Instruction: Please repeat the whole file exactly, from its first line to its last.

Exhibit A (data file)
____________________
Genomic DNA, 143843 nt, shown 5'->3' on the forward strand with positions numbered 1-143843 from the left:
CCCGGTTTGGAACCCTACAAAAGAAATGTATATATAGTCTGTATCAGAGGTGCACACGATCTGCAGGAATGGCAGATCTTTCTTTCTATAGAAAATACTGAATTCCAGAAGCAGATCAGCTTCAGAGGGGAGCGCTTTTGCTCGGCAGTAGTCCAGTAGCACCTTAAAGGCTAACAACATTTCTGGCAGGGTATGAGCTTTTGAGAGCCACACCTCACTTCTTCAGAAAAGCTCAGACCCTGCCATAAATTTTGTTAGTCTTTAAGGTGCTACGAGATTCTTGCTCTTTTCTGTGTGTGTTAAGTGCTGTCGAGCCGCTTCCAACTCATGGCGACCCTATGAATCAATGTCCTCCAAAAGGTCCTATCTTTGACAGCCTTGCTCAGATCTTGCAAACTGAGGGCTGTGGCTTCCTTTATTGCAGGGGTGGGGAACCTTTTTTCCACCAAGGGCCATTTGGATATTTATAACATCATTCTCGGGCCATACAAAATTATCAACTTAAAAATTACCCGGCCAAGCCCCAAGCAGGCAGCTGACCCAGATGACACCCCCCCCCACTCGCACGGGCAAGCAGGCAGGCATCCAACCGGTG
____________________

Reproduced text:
Genomic DNA, 143843 nt, shown 5'->3' on the forward strand with positions numbered 1-143843 from the left:
CCCGGTTTGGAACCCTACAAAAGAAATGTATATATAGTCTGTATCAGAGGTGCACACGATCTGCAGGAATGGCAGATCTTTCTTTCTATAGAAAATACTGAATTCCAGAAGCAGATCAGCTTCAGAGGGGAGCGCTTTTGCTCGGCAGTAGTCCAGTAGCACCTTAAAGGCTAACAACATTTCTGGCAGGGTATGAGCTTTTGAGAGCCACACCTCACTTCTTCAGAAAAGCTCAGACCCTGCCATAAATTTTGTTAGTCTTTAAGGTGCTACGAGATTCTTGCTCTTTTCTGTGTGTGTTAAGTGCTGTCGAGCCGCTTCCAACTCATGGCGACCCTATGAATCAATGTCCTCCAAAAGGTCCTATCTTTGACAGCCTTGCTCAGATCTTGCAAACTGAGGGCTGTGGCTTCCTTTATTGCAGGGGTGGGGAACCTTTTTTCCACCAAGGGCCATTTGGATATTTATAACATCATTCTCGGGCCATACAAAATTATCAACTTAAAAATTACCCGGCCAAGCCCCAAGCAGGCAGCTGACCCAGATGACACCCCCCCCCACTCGCACGGGCAAGCAGGCAGGCATCCAACCGGTG